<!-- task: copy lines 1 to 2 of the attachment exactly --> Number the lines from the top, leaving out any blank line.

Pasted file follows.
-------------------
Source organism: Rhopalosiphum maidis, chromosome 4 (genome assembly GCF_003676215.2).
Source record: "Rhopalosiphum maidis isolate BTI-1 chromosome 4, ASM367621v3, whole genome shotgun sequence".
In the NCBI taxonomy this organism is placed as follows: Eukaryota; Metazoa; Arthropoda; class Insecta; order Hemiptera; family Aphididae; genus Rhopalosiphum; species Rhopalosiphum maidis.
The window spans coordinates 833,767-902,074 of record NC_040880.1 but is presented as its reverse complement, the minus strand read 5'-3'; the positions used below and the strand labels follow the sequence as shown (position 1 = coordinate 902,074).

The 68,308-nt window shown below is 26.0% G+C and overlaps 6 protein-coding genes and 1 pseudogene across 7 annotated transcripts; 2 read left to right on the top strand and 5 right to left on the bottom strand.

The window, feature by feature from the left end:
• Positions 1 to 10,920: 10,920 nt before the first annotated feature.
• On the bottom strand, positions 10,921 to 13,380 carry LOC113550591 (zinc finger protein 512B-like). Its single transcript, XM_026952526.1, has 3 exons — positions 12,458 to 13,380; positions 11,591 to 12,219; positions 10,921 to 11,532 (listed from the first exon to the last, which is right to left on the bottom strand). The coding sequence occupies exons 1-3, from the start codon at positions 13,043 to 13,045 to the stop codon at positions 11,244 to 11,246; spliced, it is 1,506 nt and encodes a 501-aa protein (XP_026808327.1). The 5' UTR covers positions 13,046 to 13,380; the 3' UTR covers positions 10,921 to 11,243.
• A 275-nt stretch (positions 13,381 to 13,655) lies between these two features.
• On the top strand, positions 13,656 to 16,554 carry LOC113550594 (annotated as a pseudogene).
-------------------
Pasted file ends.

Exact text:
Source organism: Rhopalosiphum maidis, chromosome 4 (genome assembly GCF_003676215.2).
Source record: "Rhopalosiphum maidis isolate BTI-1 chromosome 4, ASM367621v3, whole genome shotgun sequence".